Hello, We’d Like to Talk to You About Your Car’s Extended Waranty.

Trailcamselfies / Instagram

Is it just us, or does this curious crane checking out a trail cam look exactly like a door-to-door salesperson peaking through your peephole? Is there a number you can call to keep birds and other critters from soliciting?

But in all seriousness, we think it’s fantastic that while this curious crane is investigating a trail cam, their buddy is acting as a dutiful lookout behind them. We’d be curious too if we noticed a random box just strapped onto a tree trunk, and it’s great that this particular crane has a buddy to watch their back while they investigate.

Bath Time!

WestCoastTrawler / Reddit

Who knew brown bears like an occasional soak in the tub? We didn’t, which is why we’re delighted that the owner of this water trough and trail cam shared a pic of this delightful bear taking a dip. Apparently, bears are really great swimmers, which is pretty convenient for them when hunting for fish like salmon.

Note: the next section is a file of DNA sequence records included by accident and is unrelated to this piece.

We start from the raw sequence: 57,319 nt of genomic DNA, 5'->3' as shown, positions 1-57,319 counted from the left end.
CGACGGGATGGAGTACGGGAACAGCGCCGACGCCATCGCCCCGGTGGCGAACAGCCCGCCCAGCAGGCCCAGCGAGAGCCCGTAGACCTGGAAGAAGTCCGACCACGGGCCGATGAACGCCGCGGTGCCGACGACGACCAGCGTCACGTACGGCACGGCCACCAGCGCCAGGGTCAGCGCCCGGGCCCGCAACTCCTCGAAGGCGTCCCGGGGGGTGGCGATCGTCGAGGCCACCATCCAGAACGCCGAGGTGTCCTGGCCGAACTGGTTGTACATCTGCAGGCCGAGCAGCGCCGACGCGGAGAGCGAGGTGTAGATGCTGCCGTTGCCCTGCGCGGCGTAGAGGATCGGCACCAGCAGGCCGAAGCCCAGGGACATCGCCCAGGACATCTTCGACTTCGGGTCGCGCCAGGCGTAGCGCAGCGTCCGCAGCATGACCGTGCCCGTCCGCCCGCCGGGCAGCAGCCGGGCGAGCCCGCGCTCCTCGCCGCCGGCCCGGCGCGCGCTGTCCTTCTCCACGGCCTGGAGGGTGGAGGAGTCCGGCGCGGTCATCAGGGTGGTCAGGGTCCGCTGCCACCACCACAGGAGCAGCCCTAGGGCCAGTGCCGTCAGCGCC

SWOOP there it is!!

@KraskaKyle / Twitter

Not every camera can capture birds during their dive-bomb stage of flight, aka when their wings are tucked in tightly at their sides and they look like tiny feathery torpedos. By a stroke of luck, however, this trail cam captured this dark-eyed junco, a type of sparrow, perfectly mid-dive. Most small birds species such as this don’t dive into the water like the kingfisher, but if they did, we think they’d be chirping “cannonball!” every time.

A Glare From a Mountain Lion That Could Move Mountains

@TrailCamNation / Twitter

If looks could kill, we’d be in a cemetery right now. Clearly, you never, ever want to get a glare like this from a mountain lion, as that’s a whole lot of anger concentrated into one fierce, lightning-fast body. Native to the Americas, the mountain lion is also known as a cougar, puma, or panther. Note: these are not to be confused with black panthers, which are technically just jaguars or leopards with black coats.